Today the ABA House of Delegates unanimously approved a resolution opposing the speech restrictions and advertising requirements imposed by the "debt relief agency" provisions of the Bankruptcy Abuse Prevention and Consumer Protection Act (BAPCPA). JD Supra contributor Marc S. Stern chaired the working group of the Joint Ad-Hoc Committee on Bankruptcy Courts and Structure that drafted the resolution.
The resolution, submitted by Francis J. Brady, President of the Connecticut Bar Association and Robert A. Zupkus, Chair of the ABA General Practice, Solo and Small Firm Division, sets a policy enabling the ABA to take action in the courts and in Congress respecting the provisions.
As an initial matter, the resolution provides a policy basis for an amicus brief that the ABA plans to submit in the case of Milavetz, Gallop & Milavetz, P. A. v. United States, No. 08-1119 & 1225 (see the ABA Journal article on the case, with related links, here), which the U.S. Supreme Court will hear in the October 2009 term. In addition, the resolution lends weight to the ABA’s ongoing legislative efforts to persuade Congress to amend or repeal the provisions.
At the core of the controversy is BAPCPA’s extremely broad definition of "debt relief agency," 11 U.S.C. section 101 (12A), which has been held to apply to lawyers. ABA members have identified as problematic four aspects of the Act’s "debt relief agency" provisions, many of which are codified in sections 101 and 526-528 of the Bankruptcy Code.
First, section 526(a)(4) imposes controversial speech restrictions on lawyers involved in consumer bankruptcy matters, restrictions that arguably interfere with the attorney-client relationship and violate lawyers’ First Amendment right to free speech. That provision effectively bars a lawyer from advising a client to "incur more debt in contemplation of" filing a bankruptcy petition, even if the incurrence of such debt is legal and prudent. In Milavetz, the petitioner seeks to challenge section 526(a)(4) on these grounds, among others.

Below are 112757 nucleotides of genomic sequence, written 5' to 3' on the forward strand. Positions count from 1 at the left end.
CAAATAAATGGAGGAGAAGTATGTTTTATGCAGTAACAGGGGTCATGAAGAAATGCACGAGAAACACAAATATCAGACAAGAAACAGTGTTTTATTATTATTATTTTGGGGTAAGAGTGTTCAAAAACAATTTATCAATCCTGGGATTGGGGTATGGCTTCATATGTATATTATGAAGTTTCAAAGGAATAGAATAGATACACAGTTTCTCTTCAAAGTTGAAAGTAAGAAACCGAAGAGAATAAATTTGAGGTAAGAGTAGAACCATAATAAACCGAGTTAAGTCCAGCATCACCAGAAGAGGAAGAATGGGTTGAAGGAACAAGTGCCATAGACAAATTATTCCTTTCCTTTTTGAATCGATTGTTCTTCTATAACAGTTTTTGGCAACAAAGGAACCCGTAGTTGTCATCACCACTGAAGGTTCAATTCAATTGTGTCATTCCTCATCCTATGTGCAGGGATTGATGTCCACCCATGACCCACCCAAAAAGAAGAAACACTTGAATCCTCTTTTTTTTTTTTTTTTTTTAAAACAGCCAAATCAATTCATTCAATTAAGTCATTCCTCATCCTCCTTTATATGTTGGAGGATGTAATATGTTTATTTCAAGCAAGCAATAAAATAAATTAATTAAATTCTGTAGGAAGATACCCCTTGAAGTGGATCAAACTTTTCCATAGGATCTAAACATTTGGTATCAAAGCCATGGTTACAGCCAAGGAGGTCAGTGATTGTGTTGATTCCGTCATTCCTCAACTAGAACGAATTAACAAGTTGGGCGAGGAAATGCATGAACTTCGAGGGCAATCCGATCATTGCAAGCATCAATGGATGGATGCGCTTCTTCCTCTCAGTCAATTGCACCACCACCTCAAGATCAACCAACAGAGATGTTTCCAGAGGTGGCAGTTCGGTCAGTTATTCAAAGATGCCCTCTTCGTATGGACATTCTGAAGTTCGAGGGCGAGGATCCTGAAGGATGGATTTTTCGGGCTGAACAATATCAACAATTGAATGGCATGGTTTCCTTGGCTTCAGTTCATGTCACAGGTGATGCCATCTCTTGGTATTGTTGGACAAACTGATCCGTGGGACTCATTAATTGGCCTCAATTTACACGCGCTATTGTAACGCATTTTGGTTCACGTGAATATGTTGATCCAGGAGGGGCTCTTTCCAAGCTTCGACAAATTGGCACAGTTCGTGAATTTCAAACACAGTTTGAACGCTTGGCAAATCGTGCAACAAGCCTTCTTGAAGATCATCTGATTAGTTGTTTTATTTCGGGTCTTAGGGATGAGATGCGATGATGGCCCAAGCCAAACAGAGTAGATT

Second, section 528, requiring a lawyer involved in a consumer bankruptcy matter to identify him- or herself in advertising as "a debt relief agency" that "help[s] people file for bankruptcy relief under the Bankruptcy Code" would compel many lawyers, notably those who represent creditors, to misrepresent their practices.
Finally, the BAPCPA "debt relief agency" provisions regulate attorney conduct — and empower entities including the U.S. Trustee and state law enforcement offices to enforce those regulations — in ways that are inconsistent with the traditional regulation of the bar by state courts.
According to Marc S. Stern, the resolution "refines and clarifies ABA’s longstanding policy on this issue, so as to enable the ABA to file a persuasive amicus brief in Milavetz." Stern also observed that the resolution underscored the ABA’s role as a national organization of attorneys.
"So often people ask me," said Stern, "what the purpose of the ABA is today. Why are we here? This [resolution] is a perfect example of why we need a national association that can articulate the views of lawyers across the country on a major policy issue that directly affects our practices." Among those primarily involved in the resolution process, Stern highlighted the contributions of Francis J. Brady and the Connecticut Bar Association, Lisa Hill Fenning of Dewey & LeBoef, and R. Larson Frisby, ABA’s Senior Legislative Counsel. For more information, see the full text of the resolution, or contact Marc S. Stern.